Many another eminent Friend would have understood what he was driving at, I think. And as to what or who it is that animates and moves them, what lies behind the word “God,” Corbett paraphrased Job (38:2), “This is where words darken counsel and all names are blasphemy.”

    Yet if words are hazardous, we are not without images. The model for this process also comes from the Bible, in the molding of the heterogenous Hebrew tribes into the people Israel at Sinai by their response to the divine calling mediated by Moses. This models the committed community, cutting across lines of culture, denomination and philosophy, which constitutes “the church,” Corbett concluded.

    Furthermore, his explorations in the Bible, particularly in the prophets and the Book of Job, began to make plain to him that the experience and community of the Church, as reflected there, was one which could “bridge differences of creed, rite and culture. It even transcends the division between believers and unbelievers.”

    Unbelievers, he added, like himself.

A Quaker “Unbeliever”

    Jim Corbett, this quakero muy catolico, an “unbeliever”?

    Yes. Shortly after his 1985 indictment on federal charges of conspiracy and “alien-smuggling,” Corbett was feted at an interdenominational religious program featuring Holocaust historian Eli Weisel. When Corbett’s turn came to speak, he startled the admiring crowd by describing himself as an “unbeliever.”

    “That is,” he explained, “I don’t believe selfhood survives death, and I consider any conceivable God to be an idol.”

    And yet, his “unbelief” was not conventional agnosticism or atheism, he explained. “As I read the Bible, this kind of unbelief is entirely consistent with the faith of Abraham and Moses and achieves classic expression in Job.” Corbett pointed out that the biblical faith, as embodied in the first three commandments brought down from Sinai by Moses, put opposition to idolatry at the top of the list; and in the Book of Job, the smooth conventional theologizing of Job’s friends is relentlessly debunked, showing that idols, false gods, include not only statues or golden calves, but concepts of God, dogmas and theologies as well.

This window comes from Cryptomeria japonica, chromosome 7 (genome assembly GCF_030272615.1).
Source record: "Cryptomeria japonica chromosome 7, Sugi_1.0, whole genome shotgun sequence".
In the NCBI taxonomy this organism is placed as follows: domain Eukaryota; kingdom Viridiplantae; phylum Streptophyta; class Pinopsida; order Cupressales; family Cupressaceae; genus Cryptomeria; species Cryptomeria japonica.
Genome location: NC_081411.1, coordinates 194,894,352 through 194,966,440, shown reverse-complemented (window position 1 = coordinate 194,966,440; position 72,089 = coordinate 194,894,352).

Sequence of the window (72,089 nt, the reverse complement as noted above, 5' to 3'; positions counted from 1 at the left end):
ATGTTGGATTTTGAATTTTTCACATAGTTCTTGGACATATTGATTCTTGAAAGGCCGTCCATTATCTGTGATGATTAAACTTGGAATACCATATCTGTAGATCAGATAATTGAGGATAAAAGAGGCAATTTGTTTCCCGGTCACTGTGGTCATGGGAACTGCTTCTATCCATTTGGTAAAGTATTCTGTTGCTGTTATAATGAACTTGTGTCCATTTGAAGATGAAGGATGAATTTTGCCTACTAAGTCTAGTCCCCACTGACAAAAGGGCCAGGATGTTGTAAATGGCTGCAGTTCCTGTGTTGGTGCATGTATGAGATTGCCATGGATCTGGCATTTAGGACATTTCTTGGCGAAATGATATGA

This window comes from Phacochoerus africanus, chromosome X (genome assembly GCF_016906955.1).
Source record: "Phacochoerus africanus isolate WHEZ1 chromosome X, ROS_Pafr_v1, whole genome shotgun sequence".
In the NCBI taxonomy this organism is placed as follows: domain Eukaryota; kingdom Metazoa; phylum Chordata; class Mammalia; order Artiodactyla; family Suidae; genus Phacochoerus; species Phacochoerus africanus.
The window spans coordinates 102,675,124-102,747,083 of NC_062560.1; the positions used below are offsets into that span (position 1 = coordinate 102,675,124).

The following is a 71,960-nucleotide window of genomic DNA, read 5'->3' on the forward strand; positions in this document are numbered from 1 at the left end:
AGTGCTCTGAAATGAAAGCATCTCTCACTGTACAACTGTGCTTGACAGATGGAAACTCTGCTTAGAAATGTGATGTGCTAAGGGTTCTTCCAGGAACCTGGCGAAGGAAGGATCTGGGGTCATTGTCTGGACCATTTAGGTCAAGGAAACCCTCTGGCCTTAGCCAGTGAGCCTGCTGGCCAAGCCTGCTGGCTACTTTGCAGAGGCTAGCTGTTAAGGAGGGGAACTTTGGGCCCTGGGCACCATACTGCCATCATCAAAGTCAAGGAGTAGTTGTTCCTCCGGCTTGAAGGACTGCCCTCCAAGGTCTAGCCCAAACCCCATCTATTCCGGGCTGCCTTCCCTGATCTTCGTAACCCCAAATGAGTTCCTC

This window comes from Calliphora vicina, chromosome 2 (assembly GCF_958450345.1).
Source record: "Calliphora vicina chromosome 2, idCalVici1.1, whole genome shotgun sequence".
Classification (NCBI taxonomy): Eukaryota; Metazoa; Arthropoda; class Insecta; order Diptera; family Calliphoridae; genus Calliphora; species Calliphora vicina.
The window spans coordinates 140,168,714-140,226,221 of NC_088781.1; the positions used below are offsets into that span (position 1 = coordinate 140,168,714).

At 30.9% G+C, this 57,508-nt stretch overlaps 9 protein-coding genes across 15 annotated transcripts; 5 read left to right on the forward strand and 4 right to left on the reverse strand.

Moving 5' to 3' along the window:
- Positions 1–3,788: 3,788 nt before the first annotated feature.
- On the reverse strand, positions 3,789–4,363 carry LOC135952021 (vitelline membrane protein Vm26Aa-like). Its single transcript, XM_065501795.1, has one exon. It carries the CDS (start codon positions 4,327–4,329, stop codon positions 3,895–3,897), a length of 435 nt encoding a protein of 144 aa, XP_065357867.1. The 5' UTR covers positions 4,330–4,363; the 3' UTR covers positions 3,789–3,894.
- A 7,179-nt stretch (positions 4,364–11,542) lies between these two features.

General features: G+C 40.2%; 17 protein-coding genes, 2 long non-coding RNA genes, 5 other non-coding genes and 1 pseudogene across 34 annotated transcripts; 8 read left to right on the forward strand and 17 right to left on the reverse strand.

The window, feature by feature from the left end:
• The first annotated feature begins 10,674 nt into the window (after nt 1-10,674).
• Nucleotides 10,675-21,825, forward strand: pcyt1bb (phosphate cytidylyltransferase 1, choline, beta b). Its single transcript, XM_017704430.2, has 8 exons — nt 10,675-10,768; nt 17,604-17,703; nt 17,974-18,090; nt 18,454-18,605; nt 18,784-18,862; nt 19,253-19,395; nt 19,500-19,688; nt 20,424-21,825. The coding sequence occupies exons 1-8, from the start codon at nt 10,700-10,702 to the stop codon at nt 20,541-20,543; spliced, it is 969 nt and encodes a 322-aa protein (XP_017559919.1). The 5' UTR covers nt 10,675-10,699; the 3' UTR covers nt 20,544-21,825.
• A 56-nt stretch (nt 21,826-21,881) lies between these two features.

Corbett illustrated this conviction of biblical anti-theologizing by citing the prophet Isaiah, through whom God declares,

    “I am the Lord, and there is no other…. I form the light, and create darkness: I make peace and create evil: I the Lord do all these things.” (Isaiah 45:5-7)

    This is in stark contrast to many other passages, and to orthodox theology, where God is spoken of as all-Good.

    Such biblical demythologizing of the Bible itself, Corbett said, reaches its zenith in the Book of Job, where the notion that God must be only the source of good is completely undermined. In a modern parallel, Corbett noted a report that some rabbis in Auschwitz put God on trial for injustice and pronounced a guilty verdict.

    What are we left with then? Not with atheism, Corbett said, but without much formal theism either; this is, instead, the basis of biblical “unbelief,” namely that

“…the biblical faith has always required honest God-wrestling….Consider: Abraham, the ‘father of believers,’ was the ancient world’s trail-breaking unbeliever and iconoclast, rejecting all of humanity’s purported Gods….The prophetic faith has never ceased to need its idol-breakers who question all authority. Over many centuries, it has also developed a profoundly seasoned piety that can be amused by the Yiddish punchline: ‘If You forgive us, we’ll forgive You.’” (Goatwalking, p. 6)